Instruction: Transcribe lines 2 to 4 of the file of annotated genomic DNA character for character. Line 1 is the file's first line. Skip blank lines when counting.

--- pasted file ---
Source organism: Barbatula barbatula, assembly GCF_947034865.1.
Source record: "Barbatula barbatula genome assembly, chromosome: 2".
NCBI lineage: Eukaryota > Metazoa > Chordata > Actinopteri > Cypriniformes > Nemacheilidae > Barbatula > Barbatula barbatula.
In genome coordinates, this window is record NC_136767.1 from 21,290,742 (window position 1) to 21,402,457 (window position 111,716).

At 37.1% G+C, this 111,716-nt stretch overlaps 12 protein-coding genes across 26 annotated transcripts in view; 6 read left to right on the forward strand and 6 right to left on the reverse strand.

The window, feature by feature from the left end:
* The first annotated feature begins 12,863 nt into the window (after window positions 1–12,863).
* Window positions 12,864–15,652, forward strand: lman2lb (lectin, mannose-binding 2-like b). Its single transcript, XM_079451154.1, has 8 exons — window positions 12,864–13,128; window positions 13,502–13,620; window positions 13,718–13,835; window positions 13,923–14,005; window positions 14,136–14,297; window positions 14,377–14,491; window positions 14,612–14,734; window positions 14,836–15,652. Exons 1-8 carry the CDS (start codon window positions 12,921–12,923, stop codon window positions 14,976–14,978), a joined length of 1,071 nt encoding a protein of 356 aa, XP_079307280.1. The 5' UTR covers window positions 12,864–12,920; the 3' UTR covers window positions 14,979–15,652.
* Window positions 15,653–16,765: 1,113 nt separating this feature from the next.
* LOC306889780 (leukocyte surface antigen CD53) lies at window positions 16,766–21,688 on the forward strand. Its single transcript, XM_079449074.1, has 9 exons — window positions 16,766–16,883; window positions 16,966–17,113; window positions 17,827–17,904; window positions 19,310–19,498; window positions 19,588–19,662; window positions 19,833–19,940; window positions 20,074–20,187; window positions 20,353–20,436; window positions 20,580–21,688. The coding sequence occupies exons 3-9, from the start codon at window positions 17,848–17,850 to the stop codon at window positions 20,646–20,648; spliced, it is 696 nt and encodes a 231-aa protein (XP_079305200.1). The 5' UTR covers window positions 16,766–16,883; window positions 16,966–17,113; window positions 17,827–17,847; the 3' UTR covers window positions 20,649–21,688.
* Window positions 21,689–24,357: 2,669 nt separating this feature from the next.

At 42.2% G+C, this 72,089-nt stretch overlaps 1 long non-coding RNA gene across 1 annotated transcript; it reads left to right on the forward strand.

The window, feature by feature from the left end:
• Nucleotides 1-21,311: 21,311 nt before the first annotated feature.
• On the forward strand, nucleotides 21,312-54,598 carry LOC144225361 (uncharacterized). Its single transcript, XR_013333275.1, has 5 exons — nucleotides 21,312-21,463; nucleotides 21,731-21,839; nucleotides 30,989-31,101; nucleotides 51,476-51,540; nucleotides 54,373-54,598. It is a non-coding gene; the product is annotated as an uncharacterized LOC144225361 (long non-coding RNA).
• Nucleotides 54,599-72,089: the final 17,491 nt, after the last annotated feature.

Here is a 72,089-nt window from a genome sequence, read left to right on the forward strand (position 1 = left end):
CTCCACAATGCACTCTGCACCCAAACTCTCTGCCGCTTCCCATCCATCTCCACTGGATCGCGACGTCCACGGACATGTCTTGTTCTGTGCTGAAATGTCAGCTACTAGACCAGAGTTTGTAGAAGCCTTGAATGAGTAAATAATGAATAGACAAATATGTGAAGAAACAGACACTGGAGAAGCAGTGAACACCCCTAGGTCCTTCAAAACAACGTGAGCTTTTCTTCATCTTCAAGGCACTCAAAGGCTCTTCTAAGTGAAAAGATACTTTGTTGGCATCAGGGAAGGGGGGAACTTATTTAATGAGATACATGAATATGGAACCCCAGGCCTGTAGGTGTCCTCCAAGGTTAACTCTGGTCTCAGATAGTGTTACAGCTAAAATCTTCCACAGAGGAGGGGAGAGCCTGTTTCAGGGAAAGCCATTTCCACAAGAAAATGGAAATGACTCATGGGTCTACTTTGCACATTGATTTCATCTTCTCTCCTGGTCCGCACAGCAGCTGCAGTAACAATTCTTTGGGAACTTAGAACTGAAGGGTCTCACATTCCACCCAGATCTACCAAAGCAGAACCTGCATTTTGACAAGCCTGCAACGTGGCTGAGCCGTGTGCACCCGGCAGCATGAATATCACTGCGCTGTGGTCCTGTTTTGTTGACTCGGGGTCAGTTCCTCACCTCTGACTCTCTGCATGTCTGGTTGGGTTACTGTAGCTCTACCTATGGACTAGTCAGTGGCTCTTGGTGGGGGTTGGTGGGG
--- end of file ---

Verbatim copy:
Source record: "Barbatula barbatula genome assembly, chromosome: 2".
NCBI lineage: Eukaryota > Metazoa > Chordata > Actinopteri > Cypriniformes > Nemacheilidae > Barbatula > Barbatula barbatula.
In genome coordinates, this window is record NC_136767.1 from 21,290,742 (window position 1) to 21,402,457 (window position 111,716).